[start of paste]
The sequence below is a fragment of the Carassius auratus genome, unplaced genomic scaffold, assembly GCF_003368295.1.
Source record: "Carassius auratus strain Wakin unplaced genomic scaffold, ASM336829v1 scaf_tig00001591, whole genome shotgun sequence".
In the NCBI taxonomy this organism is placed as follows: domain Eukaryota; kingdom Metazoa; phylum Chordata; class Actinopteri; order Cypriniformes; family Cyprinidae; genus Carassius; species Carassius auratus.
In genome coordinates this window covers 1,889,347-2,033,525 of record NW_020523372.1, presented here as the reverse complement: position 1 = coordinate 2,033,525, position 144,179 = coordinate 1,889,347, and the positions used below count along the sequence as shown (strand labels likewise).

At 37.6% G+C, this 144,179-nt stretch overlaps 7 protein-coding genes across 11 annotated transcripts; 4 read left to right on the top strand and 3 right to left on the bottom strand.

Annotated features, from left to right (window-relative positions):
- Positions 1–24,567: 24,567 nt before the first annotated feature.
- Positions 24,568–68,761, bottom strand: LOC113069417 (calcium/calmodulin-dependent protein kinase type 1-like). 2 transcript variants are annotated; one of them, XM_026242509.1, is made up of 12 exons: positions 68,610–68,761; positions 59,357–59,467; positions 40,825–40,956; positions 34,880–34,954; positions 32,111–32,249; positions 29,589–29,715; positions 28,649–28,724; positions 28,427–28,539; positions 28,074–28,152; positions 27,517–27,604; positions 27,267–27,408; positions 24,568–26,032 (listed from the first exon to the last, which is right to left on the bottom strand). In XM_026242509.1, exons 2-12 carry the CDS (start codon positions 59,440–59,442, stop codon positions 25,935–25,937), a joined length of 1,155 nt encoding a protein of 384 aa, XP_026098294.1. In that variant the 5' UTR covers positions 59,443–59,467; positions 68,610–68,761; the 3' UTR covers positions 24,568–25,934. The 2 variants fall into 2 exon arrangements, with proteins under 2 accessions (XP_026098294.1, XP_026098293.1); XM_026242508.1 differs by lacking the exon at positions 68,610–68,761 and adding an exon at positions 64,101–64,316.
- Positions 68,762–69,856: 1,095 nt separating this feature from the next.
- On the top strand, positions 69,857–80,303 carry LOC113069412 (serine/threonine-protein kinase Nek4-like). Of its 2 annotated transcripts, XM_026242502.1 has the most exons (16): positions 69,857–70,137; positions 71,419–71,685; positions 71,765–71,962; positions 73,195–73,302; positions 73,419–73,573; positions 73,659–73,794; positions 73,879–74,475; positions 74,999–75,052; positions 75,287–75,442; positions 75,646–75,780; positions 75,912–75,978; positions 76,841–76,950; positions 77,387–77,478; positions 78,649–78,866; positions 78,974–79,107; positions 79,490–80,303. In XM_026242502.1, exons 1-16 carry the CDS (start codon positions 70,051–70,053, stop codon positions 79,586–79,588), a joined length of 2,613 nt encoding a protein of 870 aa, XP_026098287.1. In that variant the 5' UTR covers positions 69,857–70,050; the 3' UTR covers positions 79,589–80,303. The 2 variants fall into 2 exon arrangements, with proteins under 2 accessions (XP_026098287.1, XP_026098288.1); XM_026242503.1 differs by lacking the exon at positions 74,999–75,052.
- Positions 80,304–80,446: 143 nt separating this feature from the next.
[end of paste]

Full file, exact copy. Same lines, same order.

The sequence below is a fragment of the Carassius auratus genome, unplaced genomic scaffold, assembly GCF_003368295.1.
Source record: "Carassius auratus strain Wakin unplaced genomic scaffold, ASM336829v1 scaf_tig00001591, whole genome shotgun sequence".
In the NCBI taxonomy this organism is placed as follows: domain Eukaryota; kingdom Metazoa; phylum Chordata; class Actinopteri; order Cypriniformes; family Cyprinidae; genus Carassius; species Carassius auratus.
In genome coordinates this window covers 1,889,347-2,033,525 of record NW_020523372.1, presented here as the reverse complement: position 1 = coordinate 2,033,525, position 144,179 = coordinate 1,889,347, and the positions used below count along the sequence as shown (strand labels likewise).

At 37.6% G+C, this 144,179-nt stretch overlaps 7 protein-coding genes across 11 annotated transcripts; 4 read left to right on the top strand and 3 right to left on the bottom strand.

Annotated features, from left to right (window-relative positions):
- Positions 1–24,567: 24,567 nt before the first annotated feature.
- Positions 24,568–68,761, bottom strand: LOC113069417 (calcium/calmodulin-dependent protein kinase type 1-like). 2 transcript variants are annotated; one of them, XM_026242509.1, is made up of 12 exons: positions 68,610–68,761; positions 59,357–59,467; positions 40,825–40,956; positions 34,880–34,954; positions 32,111–32,249; positions 29,589–29,715; positions 28,649–28,724; positions 28,427–28,539; positions 28,074–28,152; positions 27,517–27,604; positions 27,267–27,408; positions 24,568–26,032 (listed from the first exon to the last, which is right to left on the bottom strand). In XM_026242509.1, exons 2-12 carry the CDS (start codon positions 59,440–59,442, stop codon positions 25,935–25,937), a joined length of 1,155 nt encoding a protein of 384 aa, XP_026098294.1. In that variant the 5' UTR covers positions 59,443–59,467; positions 68,610–68,761; the 3' UTR covers positions 24,568–25,934. The 2 variants fall into 2 exon arrangements, with proteins under 2 accessions (XP_026098294.1, XP_026098293.1); XM_026242508.1 differs by lacking the exon at positions 68,610–68,761 and adding an exon at positions 64,101–64,316.
- Positions 68,762–69,856: 1,095 nt separating this feature from the next.
- On the top strand, positions 69,857–80,303 carry LOC113069412 (serine/threonine-protein kinase Nek4-like). Of its 2 annotated transcripts, XM_026242502.1 has the most exons (16): positions 69,857–70,137; positions 71,419–71,685; positions 71,765–71,962; positions 73,195–73,302; positions 73,419–73,573; positions 73,659–73,794; positions 73,879–74,475; positions 74,999–75,052; positions 75,287–75,442; positions 75,646–75,780; positions 75,912–75,978; positions 76,841–76,950; positions 77,387–77,478; positions 78,649–78,866; positions 78,974–79,107; positions 79,490–80,303. In XM_026242502.1, exons 1-16 carry the CDS (start codon positions 70,051–70,053, stop codon positions 79,586–79,588), a joined length of 2,613 nt encoding a protein of 870 aa, XP_026098287.1. In that variant the 5' UTR covers positions 69,857–70,050; the 3' UTR covers positions 79,589–80,303. The 2 variants fall into 2 exon arrangements, with proteins under 2 accessions (XP_026098287.1, XP_026098288.1); XM_026242503.1 differs by lacking the exon at positions 74,999–75,052.
- Positions 80,304–80,446: 143 nt separating this feature from the next.